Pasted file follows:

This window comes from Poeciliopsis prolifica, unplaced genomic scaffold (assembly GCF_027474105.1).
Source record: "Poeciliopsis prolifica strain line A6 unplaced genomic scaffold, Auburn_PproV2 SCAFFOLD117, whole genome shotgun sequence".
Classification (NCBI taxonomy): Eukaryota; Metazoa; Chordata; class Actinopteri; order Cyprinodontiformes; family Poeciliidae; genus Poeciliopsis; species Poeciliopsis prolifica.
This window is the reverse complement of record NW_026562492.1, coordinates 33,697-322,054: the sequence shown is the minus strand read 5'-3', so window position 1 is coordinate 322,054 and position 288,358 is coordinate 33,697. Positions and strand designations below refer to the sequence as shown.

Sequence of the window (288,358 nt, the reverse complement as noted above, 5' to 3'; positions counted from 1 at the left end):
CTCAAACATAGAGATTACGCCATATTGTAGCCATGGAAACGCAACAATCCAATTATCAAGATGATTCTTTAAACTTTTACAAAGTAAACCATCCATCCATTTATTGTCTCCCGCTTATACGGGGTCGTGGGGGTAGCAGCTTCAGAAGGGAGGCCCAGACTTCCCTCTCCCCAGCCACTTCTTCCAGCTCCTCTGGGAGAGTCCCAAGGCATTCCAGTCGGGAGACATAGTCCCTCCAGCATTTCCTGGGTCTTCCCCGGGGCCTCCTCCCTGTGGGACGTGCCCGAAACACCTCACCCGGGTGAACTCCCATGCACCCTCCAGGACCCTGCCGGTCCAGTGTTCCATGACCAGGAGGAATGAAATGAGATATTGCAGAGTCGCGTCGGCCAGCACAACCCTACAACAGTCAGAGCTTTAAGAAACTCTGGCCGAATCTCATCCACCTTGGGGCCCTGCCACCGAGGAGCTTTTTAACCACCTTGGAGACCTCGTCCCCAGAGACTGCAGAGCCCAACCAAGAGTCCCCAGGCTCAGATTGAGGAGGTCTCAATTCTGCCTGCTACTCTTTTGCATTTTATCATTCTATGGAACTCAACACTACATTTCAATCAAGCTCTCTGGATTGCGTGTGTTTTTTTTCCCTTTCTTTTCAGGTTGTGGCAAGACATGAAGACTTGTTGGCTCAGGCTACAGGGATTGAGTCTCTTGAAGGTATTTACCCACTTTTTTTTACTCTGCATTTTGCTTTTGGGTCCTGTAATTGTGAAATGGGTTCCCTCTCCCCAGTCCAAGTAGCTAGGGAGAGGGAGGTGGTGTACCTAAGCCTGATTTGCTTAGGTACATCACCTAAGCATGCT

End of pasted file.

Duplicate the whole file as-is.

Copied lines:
This window comes from Poeciliopsis prolifica, unplaced genomic scaffold (assembly GCF_027474105.1).
Source record: "Poeciliopsis prolifica strain line A6 unplaced genomic scaffold, Auburn_PproV2 SCAFFOLD117, whole genome shotgun sequence".
Classification (NCBI taxonomy): Eukaryota; Metazoa; Chordata; class Actinopteri; order Cyprinodontiformes; family Poeciliidae; genus Poeciliopsis; species Poeciliopsis prolifica.
This window is the reverse complement of record NW_026562492.1, coordinates 33,697-322,054: the sequence shown is the minus strand read 5'-3', so window position 1 is coordinate 322,054 and position 288,358 is coordinate 33,697. Positions and strand designations below refer to the sequence as shown.

Sequence of the window (288,358 nt, the reverse complement as noted above, 5' to 3'; positions counted from 1 at the left end):
CTCAAACATAGAGATTACGCCATATTGTAGCCATGGAAACGCAACAATCCAATTATCAAGATGATTCTTTAAACTTTTACAAAGTAAACCATCCATCCATTTATTGTCTCCCGCTTATACGGGGTCGTGGGGGTAGCAGCTTCAGAAGGGAGGCCCAGACTTCCCTCTCCCCAGCCACTTCTTCCAGCTCCTCTGGGAGAGTCCCAAGGCATTCCAGTCGGGAGACATAGTCCCTCCAGCATTTCCTGGGTCTTCCCCGGGGCCTCCTCCCTGTGGGACGTGCCCGAAACACCTCACCCGGGTGAACTCCCATGCACCCTCCAGGACCCTGCCGGTCCAGTGTTCCATGACCAGGAGGAATGAAATGAGATATTGCAGAGTCGCGTCGGCCAGCACAACCCTACAACAGTCAGAGCTTTAAGAAACTCTGGCCGAATCTCATCCACCTTGGGGCCCTGCCACCGAGGAGCTTTTTAACCACCTTGGAGACCTCGTCCCCAGAGACTGCAGAGCCCAACCAAGAGTCCCCAGGCTCAGATTGAGGAGGTCTCAATTCTGCCTGCTACTCTTTTGCATTTTATCATTCTATGGAACTCAACACTACATTTCAATCAAGCTCTCTGGATTGCGTGTGTTTTTTTTCCCTTTCTTTTCAGGTTGTGGCAAGACATGAAGACTTGTTGGCTCAGGCTACAGGGATTGAGTCTCTTGAAGGTATTTACCCACTTTTTTTTACTCTGCATTTTGCTTTTGGGTCCTGTAATTGTGAAATGGGTTCCCTCTCCCCAGTCCAAGTAGCTAGGGAGAGGGAGGTGGTGTACCTAAGCCTGATTTGCTTAGGTACATCACCTAAGCATGCT